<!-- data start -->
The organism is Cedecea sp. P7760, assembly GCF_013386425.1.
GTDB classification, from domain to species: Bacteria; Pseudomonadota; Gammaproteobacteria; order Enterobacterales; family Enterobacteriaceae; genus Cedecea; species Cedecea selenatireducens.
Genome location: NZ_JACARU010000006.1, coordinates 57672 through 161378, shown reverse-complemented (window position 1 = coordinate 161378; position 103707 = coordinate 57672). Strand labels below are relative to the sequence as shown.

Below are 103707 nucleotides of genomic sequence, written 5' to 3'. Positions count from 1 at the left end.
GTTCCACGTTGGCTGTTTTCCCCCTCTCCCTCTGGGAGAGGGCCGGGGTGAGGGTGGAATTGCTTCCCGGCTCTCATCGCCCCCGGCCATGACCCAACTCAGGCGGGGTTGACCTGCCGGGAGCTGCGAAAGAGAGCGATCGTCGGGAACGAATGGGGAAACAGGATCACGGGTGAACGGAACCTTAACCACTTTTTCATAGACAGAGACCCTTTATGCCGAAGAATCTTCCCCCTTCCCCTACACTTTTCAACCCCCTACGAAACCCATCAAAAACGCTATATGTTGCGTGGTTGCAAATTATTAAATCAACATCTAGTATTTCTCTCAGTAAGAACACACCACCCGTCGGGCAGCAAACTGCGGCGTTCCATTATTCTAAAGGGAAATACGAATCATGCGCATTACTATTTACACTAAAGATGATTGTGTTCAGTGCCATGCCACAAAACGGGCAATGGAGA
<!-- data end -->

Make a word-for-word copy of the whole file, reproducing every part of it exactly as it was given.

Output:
The organism is Cedecea sp. P7760, assembly GCF_013386425.1.
GTDB classification, from domain to species: Bacteria; Pseudomonadota; Gammaproteobacteria; order Enterobacterales; family Enterobacteriaceae; genus Cedecea; species Cedecea selenatireducens.
Genome location: NZ_JACARU010000006.1, coordinates 57672 through 161378, shown reverse-complemented (window position 1 = coordinate 161378; position 103707 = coordinate 57672). Strand labels below are relative to the sequence as shown.

Below are 103707 nucleotides of genomic sequence, written 5' to 3'. Positions count from 1 at the left end.
GTTCCACGTTGGCTGTTTTCCCCCTCTCCCTCTGGGAGAGGGCCGGGGTGAGGGTGGAATTGCTTCCCGGCTCTCATCGCCCCCGGCCATGACCCAACTCAGGCGGGGTTGACCTGCCGGGAGCTGCGAAAGAGAGCGATCGTCGGGAACGAATGGGGAAACAGGATCACGGGTGAACGGAACCTTAACCACTTTTTCATAGACAGAGACCCTTTATGCCGAAGAATCTTCCCCCTTCCCCTACACTTTTCAACCCCCTACGAAACCCATCAAAAACGCTATATGTTGCGTGGTTGCAAATTATTAAATCAACATCTAGTATTTCTCTCAGTAAGAACACACCACCCGTCGGGCAGCAAACTGCGGCGTTCCATTATTCTAAAGGGAAATACGAATCATGCGCATTACTATTTACACTAAAGATGATTGTGTTCAGTGCCATGCCACAAAACGGGCAATGGAGA